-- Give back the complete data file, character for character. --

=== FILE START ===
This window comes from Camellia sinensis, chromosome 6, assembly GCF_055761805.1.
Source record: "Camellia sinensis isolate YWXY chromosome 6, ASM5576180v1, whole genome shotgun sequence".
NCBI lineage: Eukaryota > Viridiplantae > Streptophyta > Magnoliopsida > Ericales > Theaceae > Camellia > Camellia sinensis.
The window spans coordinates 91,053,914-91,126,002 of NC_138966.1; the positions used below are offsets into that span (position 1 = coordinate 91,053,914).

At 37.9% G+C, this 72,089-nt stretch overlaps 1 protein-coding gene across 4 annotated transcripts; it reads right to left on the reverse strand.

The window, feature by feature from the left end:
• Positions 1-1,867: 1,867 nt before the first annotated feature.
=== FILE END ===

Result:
This window comes from Camellia sinensis, chromosome 6, assembly GCF_055761805.1.
Source record: "Camellia sinensis isolate YWXY chromosome 6, ASM5576180v1, whole genome shotgun sequence".
NCBI lineage: Eukaryota > Viridiplantae > Streptophyta > Magnoliopsida > Ericales > Theaceae > Camellia > Camellia sinensis.
The window spans coordinates 91,053,914-91,126,002 of NC_138966.1; the positions used below are offsets into that span (position 1 = coordinate 91,053,914).

At 37.9% G+C, this 72,089-nt stretch overlaps 1 protein-coding gene across 4 annotated transcripts; it reads right to left on the reverse strand.

The window, feature by feature from the left end:
• Positions 1-1,867: 1,867 nt before the first annotated feature.